3. The “top official” who said to the author: “There is literally no telling whether he might change his mind from one minute to the next.”

I don’t think this stays secret long but I have been wrong before.

I tend to think this is an overblown story, and agree with Allahpundit:

And anyway, while the flap over this op-ed is entertaining and everything, the author is saying nothing about Trump that isn’t already on public display every day. What’s that you say? Donald Trump is ill-informed? He veers off topic and says dumb things that he has to walk back??

NO &*^(*&^*& WAY!

Thank goodness we have a “senior administration official” to tell us that!

[Cross-posted at The Jury Talks Back.]

Ben Sasse Provides A Much Needed Palate Cleanser

Filed under: General — Dana @ 1:21 pm

[guest post by Dana]

This seemed to aptly sum up the political circus that was the first day of Judge Brett Kavanagh’s confirmation hearing:

Untitled

America.

Anyway, a truly good thing to come out of the hearing was Ben Sasse’s wonderful civics lesson as he covered the role of the judiciary, the correct allocation of authority in the three branches of the federal government, the need for limited government, the place of Congress and the “alphabet soup bureaucracies”. Watch the whole thing:

Best line from Sasse, who points to where the ultimate failure rests as he dissects a system that is “wildly out of whack”:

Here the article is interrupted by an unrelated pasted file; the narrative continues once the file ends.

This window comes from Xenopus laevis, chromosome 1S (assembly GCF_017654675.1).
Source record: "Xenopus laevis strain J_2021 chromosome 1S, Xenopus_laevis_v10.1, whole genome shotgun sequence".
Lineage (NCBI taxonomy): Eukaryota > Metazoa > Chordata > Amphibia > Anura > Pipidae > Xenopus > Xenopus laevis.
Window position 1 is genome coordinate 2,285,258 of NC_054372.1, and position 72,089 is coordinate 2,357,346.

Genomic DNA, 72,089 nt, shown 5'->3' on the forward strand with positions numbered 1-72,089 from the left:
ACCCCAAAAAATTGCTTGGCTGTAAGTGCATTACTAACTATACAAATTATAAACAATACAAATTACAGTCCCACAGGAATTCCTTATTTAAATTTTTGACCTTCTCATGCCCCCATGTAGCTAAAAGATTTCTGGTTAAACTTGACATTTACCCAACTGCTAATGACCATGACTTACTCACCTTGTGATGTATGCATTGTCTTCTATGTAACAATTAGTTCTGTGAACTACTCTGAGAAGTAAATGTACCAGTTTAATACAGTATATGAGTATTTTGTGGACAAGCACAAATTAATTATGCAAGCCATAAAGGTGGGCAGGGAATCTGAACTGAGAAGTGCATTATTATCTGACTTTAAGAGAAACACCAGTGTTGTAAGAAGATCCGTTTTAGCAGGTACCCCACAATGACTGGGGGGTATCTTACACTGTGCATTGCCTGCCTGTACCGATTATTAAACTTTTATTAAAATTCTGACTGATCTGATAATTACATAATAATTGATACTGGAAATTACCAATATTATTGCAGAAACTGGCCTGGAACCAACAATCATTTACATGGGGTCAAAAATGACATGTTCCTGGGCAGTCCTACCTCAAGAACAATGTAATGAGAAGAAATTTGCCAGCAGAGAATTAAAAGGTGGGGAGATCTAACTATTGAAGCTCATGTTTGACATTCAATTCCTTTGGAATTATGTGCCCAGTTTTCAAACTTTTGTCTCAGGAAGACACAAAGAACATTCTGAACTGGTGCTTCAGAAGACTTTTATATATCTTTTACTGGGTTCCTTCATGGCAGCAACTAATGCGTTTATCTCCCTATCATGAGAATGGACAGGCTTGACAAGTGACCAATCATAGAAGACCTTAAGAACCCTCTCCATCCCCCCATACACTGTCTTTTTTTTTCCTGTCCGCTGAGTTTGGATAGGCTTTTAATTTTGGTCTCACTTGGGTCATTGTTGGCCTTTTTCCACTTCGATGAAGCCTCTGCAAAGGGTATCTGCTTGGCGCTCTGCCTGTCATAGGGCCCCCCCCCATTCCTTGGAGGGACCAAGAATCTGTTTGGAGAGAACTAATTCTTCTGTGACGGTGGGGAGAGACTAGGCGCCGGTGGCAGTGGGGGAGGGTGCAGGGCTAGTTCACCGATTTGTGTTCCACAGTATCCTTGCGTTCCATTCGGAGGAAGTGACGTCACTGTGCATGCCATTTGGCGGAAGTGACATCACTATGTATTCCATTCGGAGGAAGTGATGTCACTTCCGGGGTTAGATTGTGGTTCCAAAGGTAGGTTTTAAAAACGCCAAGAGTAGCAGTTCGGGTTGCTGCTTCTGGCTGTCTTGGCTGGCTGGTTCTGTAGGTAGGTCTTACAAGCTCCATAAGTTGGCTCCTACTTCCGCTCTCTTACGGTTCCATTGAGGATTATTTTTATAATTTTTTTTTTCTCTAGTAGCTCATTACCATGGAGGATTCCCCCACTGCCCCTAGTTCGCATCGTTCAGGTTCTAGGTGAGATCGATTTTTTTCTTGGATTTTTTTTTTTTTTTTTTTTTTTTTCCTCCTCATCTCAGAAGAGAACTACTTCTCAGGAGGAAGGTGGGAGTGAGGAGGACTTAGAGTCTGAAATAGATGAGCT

“At the end of the day, a lot of the pow­er del­e­ga­tion that hap­pens from this branch is be­cause Congress has de­cid­ed to self-neu­ter”

Points:

Congress is set up to be the most po­lit­i­cal branch. “This is sup­posed to be the in­sti­tu­tion dedi­cat­ed to po­lit­i­cal fights,” Sasse said.
But in the name of politics, lawmakers have de­cid­ed to keep their jobs rath­er than take tough votes. “Most people here want their jobs more than they re­al­ly want to do legis­la­tive work, and so they punt their legis­la­tive work to the next branch,” Sasse said.

Be­cause Congress of­ten lets the ex­ec­u­tive branch write rules, and Americans aren’t sure who in the gov­ern­ment bureauc­ra­cy to talk to, that leaves Americans with no oth­er place than the courts to turn to ex­press their frus­tra­tion with poli­cies. And the Su­preme Court, with its nine vis­i­ble mem­bers, is a con­veni­ent out­let. Sasse: “This trans­fer of pow­er means people yearn for a place where politics can be done, and when we don’t do a lot of big po­lit­i­cal debate here, people trans­fer it to the Su­preme Court. And that’s why the Su­preme Court is in­creas­ing­ly a sub­sti­tute po­lit­i­cal battle­ground for America.”